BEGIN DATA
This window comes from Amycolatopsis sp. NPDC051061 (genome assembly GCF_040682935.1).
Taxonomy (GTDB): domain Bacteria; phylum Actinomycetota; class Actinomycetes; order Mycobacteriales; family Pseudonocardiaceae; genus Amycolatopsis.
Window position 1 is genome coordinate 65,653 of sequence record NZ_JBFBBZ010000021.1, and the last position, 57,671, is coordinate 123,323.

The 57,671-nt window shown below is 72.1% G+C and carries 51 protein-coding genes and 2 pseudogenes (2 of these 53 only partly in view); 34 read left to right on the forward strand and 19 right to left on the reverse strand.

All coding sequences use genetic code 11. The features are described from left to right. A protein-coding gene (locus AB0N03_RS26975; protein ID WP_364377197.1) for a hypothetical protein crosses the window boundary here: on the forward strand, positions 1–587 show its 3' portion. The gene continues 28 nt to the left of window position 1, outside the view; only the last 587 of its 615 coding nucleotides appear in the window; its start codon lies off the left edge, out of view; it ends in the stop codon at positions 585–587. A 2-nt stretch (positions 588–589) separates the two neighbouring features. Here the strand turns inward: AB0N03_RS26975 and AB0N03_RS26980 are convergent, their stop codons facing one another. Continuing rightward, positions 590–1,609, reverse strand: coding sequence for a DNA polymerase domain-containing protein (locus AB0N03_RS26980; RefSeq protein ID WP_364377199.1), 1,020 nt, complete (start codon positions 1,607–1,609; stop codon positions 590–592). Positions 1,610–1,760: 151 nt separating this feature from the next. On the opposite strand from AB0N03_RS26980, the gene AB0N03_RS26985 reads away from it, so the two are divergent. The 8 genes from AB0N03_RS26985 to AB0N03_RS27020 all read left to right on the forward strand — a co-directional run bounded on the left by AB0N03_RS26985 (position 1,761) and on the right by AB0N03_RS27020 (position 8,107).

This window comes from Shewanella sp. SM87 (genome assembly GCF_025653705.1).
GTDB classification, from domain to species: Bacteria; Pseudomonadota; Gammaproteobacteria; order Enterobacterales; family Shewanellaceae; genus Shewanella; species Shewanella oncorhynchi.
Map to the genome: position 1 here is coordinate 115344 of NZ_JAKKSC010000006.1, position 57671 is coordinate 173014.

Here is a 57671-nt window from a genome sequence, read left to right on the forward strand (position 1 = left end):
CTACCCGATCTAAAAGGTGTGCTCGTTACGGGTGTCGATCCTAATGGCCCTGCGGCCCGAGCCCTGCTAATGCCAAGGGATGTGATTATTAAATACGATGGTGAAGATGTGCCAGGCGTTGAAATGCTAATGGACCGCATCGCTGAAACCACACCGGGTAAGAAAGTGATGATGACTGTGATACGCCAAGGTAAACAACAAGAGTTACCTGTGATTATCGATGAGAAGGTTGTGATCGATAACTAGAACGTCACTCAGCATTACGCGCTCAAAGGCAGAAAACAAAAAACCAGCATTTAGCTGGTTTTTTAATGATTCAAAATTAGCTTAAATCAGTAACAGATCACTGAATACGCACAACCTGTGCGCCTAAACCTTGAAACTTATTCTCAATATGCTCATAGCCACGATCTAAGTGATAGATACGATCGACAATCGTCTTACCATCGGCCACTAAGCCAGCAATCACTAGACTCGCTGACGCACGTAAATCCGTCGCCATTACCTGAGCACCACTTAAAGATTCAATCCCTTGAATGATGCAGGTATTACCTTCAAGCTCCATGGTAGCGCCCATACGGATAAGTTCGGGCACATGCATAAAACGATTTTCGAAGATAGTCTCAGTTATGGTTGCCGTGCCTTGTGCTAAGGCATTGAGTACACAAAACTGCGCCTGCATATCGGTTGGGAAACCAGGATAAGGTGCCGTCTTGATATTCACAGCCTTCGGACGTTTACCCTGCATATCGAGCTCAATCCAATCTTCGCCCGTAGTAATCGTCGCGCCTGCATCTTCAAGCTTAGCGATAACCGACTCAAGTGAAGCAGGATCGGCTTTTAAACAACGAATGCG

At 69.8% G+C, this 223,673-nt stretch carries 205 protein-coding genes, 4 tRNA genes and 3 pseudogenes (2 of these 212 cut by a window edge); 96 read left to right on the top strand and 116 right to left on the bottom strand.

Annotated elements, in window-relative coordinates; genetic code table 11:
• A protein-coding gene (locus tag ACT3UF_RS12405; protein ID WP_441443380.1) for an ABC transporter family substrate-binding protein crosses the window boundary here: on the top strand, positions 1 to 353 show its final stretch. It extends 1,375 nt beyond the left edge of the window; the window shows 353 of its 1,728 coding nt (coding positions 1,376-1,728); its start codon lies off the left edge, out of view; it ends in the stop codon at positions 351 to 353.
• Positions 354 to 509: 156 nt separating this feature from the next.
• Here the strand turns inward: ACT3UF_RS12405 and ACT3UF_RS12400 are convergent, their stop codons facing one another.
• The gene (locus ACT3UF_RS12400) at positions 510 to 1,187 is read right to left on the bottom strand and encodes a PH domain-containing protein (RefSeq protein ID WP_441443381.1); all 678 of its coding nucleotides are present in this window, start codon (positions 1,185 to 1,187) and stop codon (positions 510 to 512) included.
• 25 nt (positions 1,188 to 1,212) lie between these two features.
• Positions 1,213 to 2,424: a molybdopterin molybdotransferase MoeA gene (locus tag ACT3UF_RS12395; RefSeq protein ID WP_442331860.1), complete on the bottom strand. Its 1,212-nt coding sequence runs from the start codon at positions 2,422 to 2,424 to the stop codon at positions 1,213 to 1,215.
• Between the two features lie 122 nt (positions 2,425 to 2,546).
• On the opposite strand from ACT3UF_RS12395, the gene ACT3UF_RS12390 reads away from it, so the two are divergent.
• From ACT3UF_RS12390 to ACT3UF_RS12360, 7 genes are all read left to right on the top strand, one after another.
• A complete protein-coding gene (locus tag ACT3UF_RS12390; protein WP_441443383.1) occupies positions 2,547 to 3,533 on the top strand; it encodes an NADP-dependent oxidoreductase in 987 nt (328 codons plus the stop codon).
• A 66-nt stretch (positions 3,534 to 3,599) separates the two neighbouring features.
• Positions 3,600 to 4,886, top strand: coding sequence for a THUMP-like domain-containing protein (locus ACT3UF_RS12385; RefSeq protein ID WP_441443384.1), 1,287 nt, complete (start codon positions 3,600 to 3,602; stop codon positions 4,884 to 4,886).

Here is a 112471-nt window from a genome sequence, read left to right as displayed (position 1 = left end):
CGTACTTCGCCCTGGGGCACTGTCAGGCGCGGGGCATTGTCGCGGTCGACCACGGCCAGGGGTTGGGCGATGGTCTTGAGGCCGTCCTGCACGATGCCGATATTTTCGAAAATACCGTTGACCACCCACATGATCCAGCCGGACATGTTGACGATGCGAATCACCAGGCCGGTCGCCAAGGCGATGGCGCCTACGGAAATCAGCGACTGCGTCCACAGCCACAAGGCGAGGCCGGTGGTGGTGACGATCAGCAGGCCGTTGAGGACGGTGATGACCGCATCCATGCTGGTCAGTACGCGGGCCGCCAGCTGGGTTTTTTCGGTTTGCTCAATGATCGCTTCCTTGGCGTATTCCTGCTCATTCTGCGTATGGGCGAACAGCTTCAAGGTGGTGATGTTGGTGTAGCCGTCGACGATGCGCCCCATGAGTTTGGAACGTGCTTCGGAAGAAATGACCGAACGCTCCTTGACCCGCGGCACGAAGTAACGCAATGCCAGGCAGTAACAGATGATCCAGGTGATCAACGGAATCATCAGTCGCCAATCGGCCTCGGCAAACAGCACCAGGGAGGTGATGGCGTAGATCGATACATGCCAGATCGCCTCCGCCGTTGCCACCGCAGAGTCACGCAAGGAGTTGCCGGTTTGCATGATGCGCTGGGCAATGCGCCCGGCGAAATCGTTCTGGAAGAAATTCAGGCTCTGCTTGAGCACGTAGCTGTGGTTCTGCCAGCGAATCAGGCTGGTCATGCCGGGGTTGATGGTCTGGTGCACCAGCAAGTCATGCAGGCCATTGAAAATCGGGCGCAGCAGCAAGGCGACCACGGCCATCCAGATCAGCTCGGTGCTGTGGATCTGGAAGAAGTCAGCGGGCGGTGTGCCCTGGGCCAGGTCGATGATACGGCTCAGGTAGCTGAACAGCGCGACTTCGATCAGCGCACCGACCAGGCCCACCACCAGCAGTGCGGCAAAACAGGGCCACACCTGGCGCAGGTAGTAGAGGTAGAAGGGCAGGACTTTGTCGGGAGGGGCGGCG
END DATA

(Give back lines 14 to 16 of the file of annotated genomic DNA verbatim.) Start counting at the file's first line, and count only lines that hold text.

• Positions 354 to 509: 156 nt separating this feature from the next.
• Here the strand turns inward: ACT3UF_RS12405 and ACT3UF_RS12400 are convergent, their stop codons facing one another.
• The gene (locus ACT3UF_RS12400) at positions 510 to 1,187 is read right to left on the bottom strand and encodes a PH domain-containing protein (RefSeq protein ID WP_441443381.1); all 678 of its coding nucleotides are present in this window, start codon (positions 1,185 to 1,187) and stop codon (positions 510 to 512) included.